GROTON — As the cold weather of winter recedes, discussion of what constitutes a temporary structure heated up at last Tuesday night’s meeting of the Historic District Commission when members decided to take on the issue of outdoor ice skating rinks that have begun to proliferate in local backyards.
More specifically, it was the hockey-sized rink built by resident Louie Berube that caught the attention of the commission. It issued him a letter about the structure, asking him to appear before the group last Tuesday night.
It was Berube’s misfortune that his 112 Farmers Row property is located within the town’s historic district and thus came under the jurisdiction of the HDC.
Claiming that the commission was being “unfair” to him, Berube berated members for using language in the letter sent to him that claimed use of precedent in determining whether his rink was permitted under district regulations and for not holding a rink put up at Legion Hall by the town’s Parks Commission to the same standard of official review.
Furthermore, insisted Berube, he received permission to install the rink from the town’s building inspector, who also told him that it did not come under the jurisdiction of the HDC.
Berube’s rink is located largely out of sight behind a barn located on his property.
However, chairman Daniel Barton disagreed with the homeowner, saying that the Legion Hall rink had been approved under informal circumstances more than 10 years before.
Now, with the proliferation of rinks around town, Barton said that the commission has decided the time had come to formalize a review process.
“These things are growing in popularity,” said Barton of backyard rinks. “But we were not singling you out over anyone else in the district.”
Barton went on to assure Berube that there were no violations to district regulations on his property. All the commission wanted was a chance to review the rink and develop procedures for reviewing such temporary structures.
“An ice skating rink is no different than seasonal planters on Main Street,” said Barton. “No one is trying to give you a hard time.”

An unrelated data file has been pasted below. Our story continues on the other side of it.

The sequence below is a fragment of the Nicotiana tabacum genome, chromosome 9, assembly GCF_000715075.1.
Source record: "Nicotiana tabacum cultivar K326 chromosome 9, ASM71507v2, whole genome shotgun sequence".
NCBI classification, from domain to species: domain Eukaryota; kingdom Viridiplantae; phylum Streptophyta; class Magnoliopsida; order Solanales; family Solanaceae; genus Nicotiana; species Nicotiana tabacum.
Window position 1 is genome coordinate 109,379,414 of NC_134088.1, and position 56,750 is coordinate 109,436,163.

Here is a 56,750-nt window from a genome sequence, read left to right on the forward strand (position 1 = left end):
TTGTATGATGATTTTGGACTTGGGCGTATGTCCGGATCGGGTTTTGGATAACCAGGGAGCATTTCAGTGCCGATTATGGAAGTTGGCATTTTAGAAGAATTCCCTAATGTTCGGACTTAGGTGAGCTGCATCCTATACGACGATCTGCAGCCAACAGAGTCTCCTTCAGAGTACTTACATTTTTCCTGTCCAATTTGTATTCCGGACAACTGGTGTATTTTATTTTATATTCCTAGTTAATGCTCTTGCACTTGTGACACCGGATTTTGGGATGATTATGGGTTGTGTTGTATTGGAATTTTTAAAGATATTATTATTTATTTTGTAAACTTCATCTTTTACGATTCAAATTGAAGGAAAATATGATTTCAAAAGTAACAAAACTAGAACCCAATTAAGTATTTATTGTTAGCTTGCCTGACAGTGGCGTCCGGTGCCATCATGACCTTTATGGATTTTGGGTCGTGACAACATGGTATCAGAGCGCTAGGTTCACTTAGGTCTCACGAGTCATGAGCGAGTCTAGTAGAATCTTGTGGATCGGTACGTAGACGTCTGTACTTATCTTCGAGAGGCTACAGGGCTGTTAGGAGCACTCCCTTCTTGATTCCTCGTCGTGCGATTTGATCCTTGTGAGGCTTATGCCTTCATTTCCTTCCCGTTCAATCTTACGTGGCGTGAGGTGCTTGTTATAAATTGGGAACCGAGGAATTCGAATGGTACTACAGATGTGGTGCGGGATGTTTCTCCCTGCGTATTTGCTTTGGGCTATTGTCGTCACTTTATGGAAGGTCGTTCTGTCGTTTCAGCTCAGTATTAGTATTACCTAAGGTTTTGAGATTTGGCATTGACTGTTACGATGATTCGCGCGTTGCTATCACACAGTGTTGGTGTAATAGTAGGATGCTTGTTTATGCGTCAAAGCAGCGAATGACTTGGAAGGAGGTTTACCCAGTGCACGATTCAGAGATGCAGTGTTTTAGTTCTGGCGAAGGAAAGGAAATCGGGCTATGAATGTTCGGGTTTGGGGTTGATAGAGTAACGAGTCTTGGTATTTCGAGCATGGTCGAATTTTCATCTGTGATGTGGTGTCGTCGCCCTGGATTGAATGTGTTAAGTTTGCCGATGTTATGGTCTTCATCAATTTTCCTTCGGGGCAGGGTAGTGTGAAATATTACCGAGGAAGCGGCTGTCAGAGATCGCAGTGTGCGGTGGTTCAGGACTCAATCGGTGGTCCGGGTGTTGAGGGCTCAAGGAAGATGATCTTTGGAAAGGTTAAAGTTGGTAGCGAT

Berube, however, was fearful that by submitting to a formal review process, the commission might find something to justify forcing him to remove the rink. As an example, he cited a neighbor’s complaint about lights mounted on a pole needed to illuminate the rink at night.
“Seasonal hockey rinks are cool,” soothed Barton before going on to explain that some level of oversight by the commission was needed in order to help ameliorate any condition that might bother the neighbors. “I think that’s the responsibility of the commission.”
“We’re just trying to be stewards of the district,” added fellow commissioner Laura Moore.
“We simply want to document things appropriately,” continued Barton. “We want to be consistent across the board.”
Concerns raised by commissioners as examples of the kinds of things they needed to regularize in reviewing backyard ice skating rinks included how long seasonal rinks would be allowed to remain installed, the definition of a temporary structure, where such rinks should be located, lighting and design.
Also to be taken into account were the concerns of neighbors.
“The board is wholly supportive of hockey rinks,” Barton said after Berube described the location and condition of his rink and his plan to remove the light pole and relocate the lights onto the rear of his barn. “We will not turn down your application for a rink.”
Having reached an understanding, commissioners asked that Berube submit a formal application for review by the HDC. The commission also planned to notify Berube’s neighbors when a public hearing is scheduled in order to address any lingering concerns.
As for the rink at Legion Hall, commissioners decided that after 10 years, it was too late to ask the Parks Commission to submit an application. Instead, they would document and file records of their previous discussions with Parks while notifying them that any changes to the current setup of the rink would need to be reviewed by the commission in the future.